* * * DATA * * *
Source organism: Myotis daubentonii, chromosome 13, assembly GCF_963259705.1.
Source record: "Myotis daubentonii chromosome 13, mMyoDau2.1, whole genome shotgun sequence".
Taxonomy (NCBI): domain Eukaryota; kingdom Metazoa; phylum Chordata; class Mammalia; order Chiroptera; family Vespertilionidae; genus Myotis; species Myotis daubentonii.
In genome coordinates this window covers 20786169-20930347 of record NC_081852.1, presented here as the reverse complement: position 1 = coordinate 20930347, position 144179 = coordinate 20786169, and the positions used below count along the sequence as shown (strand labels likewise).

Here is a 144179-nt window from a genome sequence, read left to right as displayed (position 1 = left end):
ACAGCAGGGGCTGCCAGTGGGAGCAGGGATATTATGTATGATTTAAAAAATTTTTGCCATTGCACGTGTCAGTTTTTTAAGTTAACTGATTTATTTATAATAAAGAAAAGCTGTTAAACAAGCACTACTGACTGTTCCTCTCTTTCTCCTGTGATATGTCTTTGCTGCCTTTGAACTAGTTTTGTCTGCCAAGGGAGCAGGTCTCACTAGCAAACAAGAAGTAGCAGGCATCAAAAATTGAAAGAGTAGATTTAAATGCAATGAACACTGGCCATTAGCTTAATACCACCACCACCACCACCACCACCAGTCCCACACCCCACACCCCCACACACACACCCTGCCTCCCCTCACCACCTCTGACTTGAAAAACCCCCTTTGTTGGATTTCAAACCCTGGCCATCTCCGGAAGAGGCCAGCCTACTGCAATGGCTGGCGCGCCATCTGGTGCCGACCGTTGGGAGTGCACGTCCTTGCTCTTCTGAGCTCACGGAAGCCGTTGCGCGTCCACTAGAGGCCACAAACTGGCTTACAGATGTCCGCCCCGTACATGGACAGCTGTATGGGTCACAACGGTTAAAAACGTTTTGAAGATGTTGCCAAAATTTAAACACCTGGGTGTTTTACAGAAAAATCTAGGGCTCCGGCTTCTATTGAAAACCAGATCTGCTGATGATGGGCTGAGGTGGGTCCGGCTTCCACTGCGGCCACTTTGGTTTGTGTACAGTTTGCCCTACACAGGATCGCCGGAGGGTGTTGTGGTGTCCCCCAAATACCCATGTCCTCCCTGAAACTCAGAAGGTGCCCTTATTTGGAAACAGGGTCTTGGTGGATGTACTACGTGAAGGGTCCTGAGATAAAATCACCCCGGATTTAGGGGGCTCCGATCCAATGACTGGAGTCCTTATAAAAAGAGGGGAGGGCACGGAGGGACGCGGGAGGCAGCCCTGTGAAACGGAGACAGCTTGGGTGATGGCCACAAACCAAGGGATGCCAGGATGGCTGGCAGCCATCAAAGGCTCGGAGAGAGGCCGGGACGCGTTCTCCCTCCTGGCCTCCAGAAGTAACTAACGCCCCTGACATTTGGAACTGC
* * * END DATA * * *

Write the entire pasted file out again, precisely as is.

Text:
Source organism: Myotis daubentonii, chromosome 13, assembly GCF_963259705.1.
Source record: "Myotis daubentonii chromosome 13, mMyoDau2.1, whole genome shotgun sequence".
Taxonomy (NCBI): domain Eukaryota; kingdom Metazoa; phylum Chordata; class Mammalia; order Chiroptera; family Vespertilionidae; genus Myotis; species Myotis daubentonii.
In genome coordinates this window covers 20786169-20930347 of record NC_081852.1, presented here as the reverse complement: position 1 = coordinate 20930347, position 144179 = coordinate 20786169, and the positions used below count along the sequence as shown (strand labels likewise).

Here is a 144179-nt window from a genome sequence, read left to right as displayed (position 1 = left end):
ACAGCAGGGGCTGCCAGTGGGAGCAGGGATATTATGTATGATTTAAAAAATTTTTGCCATTGCACGTGTCAGTTTTTTAAGTTAACTGATTTATTTATAATAAAGAAAAGCTGTTAAACAAGCACTACTGACTGTTCCTCTCTTTCTCCTGTGATATGTCTTTGCTGCCTTTGAACTAGTTTTGTCTGCCAAGGGAGCAGGTCTCACTAGCAAACAAGAAGTAGCAGGCATCAAAAATTGAAAGAGTAGATTTAAATGCAATGAACACTGGCCATTAGCTTAATACCACCACCACCACCACCACCACCAGTCCCACACCCCACACCCCCACACACACACCCTGCCTCCCCTCACCACCTCTGACTTGAAAAACCCCCTTTGTTGGATTTCAAACCCTGGCCATCTCCGGAAGAGGCCAGCCTACTGCAATGGCTGGCGCGCCATCTGGTGCCGACCGTTGGGAGTGCACGTCCTTGCTCTTCTGAGCTCACGGAAGCCGTTGCGCGTCCACTAGAGGCCACAAACTGGCTTACAGATGTCCGCCCCGTACATGGACAGCTGTATGGGTCACAACGGTTAAAAACGTTTTGAAGATGTTGCCAAAATTTAAACACCTGGGTGTTTTACAGAAAAATCTAGGGCTCCGGCTTCTATTGAAAACCAGATCTGCTGATGATGGGCTGAGGTGGGTCCGGCTTCCACTGCGGCCACTTTGGTTTGTGTACAGTTTGCCCTACACAGGATCGCCGGAGGGTGTTGTGGTGTCCCCCAAATACCCATGTCCTCCCTGAAACTCAGAAGGTGCCCTTATTTGGAAACAGGGTCTTGGTGGATGTACTACGTGAAGGGTCCTGAGATAAAATCACCCCGGATTTAGGGGGCTCCGATCCAATGACTGGAGTCCTTATAAAAAGAGGGGAGGGCACGGAGGGACGCGGGAGGCAGCCCTGTGAAACGGAGACAGCTTGGGTGATGGCCACAAACCAAGGGATGCCAGGATGGCTGGCAGCCATCAAAGGCTCGGAGAGAGGCCGGGACGCGTTCTCCCTCCTGGCCTCCAGAAGTAACTAACGCCCCTGACATTTGGAACTGC